Some are automatically cut, while others need manual work. The team takes care to use the right oils, roast spices in-house, and marinate the pickles according to the practices of the region they have been inspired by. Bottling and packaging are done only when the orders come in every month.

Sanjana Desai

“We’ve tried to automate it as much as possible to have complete control over quality. But it is a rigorous process,” adds Sanjana.

Entering the world of numbers

Apart from developing products, Sanjana has also created the complete marketing communication platform for Mother’s Recipe. “In the online space we are currently selling our products through platforms like BigBasket, Grofers, Amazon­­, Aaramshop, Farm2kitchen, MyGrahak, Callandorder, and FreshnDaily, apart from our own exclusive e-store,” she says.

In FY 2014–2015, Mother’s Recipe clocked a revenue of Rs 200 crore, which went up to Rs 250 crore in FY 2015–16. This year the brand is expecting a 25 percent growth and in the next three years is looking at a Rs 500 crore turnover.

According to Euromonitor, Mother’s Recipe is said to have a 25 percent market share in the Rs 400 crore pickle market; a 20 percent market share in the Rs 300 crore cooking paste industry; and a 10 percent market share in the Rs 400 crore ready-to-cook market.

At present, the brand has a strong presence in India and the Middle East, Australia, UK, Europe, US, Canada, and Africa. It has been one of the largest providers of traditional and authentic Indian food products, exporting to more than 42 countries in the world.

The current product portfolio consists of pickles, condiment pastes, mango chutneys, ready-to-eat meals, blended spices, ethnic chutneys, papad, ready-to-cook spice mixes, and instant mixes. The focus, Sanjana emphasises, is to avoid preservatives and use natural ingredients, as far as possible.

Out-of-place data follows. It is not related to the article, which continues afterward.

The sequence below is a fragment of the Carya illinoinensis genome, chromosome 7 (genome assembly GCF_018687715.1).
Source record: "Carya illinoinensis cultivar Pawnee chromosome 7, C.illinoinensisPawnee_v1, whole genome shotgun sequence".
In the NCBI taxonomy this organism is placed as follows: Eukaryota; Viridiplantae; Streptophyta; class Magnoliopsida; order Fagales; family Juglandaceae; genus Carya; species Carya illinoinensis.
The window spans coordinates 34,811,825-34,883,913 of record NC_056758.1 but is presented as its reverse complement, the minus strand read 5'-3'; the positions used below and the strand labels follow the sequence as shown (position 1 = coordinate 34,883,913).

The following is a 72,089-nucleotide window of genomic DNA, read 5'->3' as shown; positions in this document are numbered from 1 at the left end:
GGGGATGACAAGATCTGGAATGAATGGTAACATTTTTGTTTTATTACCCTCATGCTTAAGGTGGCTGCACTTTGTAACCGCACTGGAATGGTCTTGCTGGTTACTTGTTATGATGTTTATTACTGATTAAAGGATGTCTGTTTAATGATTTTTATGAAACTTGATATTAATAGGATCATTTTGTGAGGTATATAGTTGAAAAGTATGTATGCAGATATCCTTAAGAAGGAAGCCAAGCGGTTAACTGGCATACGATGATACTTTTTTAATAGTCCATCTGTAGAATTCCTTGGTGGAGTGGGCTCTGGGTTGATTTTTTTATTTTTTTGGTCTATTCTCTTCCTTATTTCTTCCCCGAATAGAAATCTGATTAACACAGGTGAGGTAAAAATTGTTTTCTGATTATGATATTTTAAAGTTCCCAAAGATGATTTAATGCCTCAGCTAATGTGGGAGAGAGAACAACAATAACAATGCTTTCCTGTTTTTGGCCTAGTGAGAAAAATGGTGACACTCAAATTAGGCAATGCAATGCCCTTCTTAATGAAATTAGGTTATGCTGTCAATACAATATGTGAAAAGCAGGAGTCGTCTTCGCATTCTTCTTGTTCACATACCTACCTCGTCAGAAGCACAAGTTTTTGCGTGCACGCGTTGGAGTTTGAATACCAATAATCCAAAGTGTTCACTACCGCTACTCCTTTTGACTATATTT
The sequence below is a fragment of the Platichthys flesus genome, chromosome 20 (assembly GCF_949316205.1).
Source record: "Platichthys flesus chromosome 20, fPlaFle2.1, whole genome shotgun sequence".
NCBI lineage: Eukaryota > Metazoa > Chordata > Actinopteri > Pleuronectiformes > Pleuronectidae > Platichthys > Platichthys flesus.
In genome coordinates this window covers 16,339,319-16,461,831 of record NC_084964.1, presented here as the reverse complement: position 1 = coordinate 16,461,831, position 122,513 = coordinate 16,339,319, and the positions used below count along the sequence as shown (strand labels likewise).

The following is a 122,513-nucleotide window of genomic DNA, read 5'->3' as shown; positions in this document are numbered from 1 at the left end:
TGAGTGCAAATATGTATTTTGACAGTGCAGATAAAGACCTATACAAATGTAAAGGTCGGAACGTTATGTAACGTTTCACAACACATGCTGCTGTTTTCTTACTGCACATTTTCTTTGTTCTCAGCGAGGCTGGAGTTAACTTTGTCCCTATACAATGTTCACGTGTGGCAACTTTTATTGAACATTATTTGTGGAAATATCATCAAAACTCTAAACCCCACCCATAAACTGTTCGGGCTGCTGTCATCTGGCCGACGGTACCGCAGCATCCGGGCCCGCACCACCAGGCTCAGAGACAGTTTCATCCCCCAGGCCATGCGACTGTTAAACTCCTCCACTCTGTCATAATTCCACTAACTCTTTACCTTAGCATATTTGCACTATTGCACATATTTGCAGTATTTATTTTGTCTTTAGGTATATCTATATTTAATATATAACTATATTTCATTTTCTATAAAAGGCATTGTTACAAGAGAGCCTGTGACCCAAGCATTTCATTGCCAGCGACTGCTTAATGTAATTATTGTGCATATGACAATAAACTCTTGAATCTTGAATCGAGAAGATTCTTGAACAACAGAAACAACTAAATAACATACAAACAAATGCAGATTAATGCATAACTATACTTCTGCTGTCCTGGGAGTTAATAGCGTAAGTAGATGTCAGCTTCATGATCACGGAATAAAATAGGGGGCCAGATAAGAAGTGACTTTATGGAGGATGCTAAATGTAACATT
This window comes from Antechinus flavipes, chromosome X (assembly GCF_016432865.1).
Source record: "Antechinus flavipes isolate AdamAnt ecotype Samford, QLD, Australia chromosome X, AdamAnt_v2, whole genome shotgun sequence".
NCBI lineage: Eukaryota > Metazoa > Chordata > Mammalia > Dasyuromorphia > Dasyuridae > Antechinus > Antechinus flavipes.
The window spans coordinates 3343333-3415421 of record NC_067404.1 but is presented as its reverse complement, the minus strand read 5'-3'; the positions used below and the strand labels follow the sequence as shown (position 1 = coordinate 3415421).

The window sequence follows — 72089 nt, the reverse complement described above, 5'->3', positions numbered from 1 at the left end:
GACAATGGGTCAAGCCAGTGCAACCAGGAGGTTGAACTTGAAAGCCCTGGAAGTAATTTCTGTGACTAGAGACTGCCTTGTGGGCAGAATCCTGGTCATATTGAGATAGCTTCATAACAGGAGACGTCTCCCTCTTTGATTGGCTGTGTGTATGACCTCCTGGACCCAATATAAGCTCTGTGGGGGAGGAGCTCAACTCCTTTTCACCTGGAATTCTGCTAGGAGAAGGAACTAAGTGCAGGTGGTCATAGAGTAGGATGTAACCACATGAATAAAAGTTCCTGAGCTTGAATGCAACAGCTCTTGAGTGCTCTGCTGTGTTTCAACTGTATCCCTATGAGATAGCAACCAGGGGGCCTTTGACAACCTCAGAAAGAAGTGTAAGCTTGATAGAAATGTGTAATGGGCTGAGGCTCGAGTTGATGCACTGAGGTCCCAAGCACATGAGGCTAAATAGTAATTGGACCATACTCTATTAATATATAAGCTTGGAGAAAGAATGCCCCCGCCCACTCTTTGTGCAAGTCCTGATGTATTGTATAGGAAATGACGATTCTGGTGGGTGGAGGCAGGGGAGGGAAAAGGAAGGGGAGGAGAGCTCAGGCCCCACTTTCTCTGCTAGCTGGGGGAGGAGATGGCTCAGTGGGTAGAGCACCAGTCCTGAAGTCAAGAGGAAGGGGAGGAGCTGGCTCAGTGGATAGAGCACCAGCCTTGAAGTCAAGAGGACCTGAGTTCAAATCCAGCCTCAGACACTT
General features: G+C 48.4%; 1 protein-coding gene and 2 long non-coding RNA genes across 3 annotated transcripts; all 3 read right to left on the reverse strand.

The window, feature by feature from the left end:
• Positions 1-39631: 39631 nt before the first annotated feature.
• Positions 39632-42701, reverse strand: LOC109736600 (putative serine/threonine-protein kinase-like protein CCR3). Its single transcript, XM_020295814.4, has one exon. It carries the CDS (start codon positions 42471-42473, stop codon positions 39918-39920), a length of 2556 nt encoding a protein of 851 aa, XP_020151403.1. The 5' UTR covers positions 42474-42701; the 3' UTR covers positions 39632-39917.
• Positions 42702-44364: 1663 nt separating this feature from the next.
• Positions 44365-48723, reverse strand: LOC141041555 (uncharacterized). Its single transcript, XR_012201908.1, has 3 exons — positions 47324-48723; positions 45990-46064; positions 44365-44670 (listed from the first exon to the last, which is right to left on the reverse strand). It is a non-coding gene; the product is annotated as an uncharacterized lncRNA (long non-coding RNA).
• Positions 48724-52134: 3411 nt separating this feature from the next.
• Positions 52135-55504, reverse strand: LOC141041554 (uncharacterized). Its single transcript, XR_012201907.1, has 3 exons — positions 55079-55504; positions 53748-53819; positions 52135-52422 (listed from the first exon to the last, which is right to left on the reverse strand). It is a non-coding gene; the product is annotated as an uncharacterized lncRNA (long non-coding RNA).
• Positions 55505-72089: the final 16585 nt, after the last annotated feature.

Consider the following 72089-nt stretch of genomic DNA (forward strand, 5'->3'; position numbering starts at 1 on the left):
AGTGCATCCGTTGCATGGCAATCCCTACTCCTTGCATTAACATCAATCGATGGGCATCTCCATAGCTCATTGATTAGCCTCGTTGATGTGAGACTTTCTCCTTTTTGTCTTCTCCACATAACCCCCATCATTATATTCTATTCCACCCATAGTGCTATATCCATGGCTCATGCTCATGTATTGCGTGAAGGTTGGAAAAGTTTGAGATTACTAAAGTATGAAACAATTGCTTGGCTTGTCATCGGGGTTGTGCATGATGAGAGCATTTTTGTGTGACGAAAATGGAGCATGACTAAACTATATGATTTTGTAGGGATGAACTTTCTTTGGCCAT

In November 2015, Mother’s Recipe acquired Kolkata-based Elmac Agro Manufacturing, which owned the Elmac brand, for Rs 30 crore. With this expansion, the brand expanded its portfolio to sauces and increased its distribution network from 150 to 350 in the eastern region.

Elmac, in itself, has a total revenue of Rs 40-50 crore, of which Rs 10 crore came from the domestic market. Desai Brothers have also planned on investing Rs 40–50 crore in manufacturing plants in India. The company has stated that it has a corpus of Rs 50-100 crore for acquisitions.

Exports are said to account for over 40 percent of the company’s turnover. The company also acquired Spreadon and has entered the spreads and dips segment as well. The other legacy brands that compete with Mother’s Recipe are MTR and Priya’s Pickles from the south.

Sanjana believes that Mother’s Recipe’s journey has just begun. She says,

“I remember all those days as a child when I used to accompany my father and grandfather to office, observing them putting in all the hard work, making tough business decisions along with stories of my great grandfather and how he started out small and worked his way up the ladder. So I still have a longer way to go.”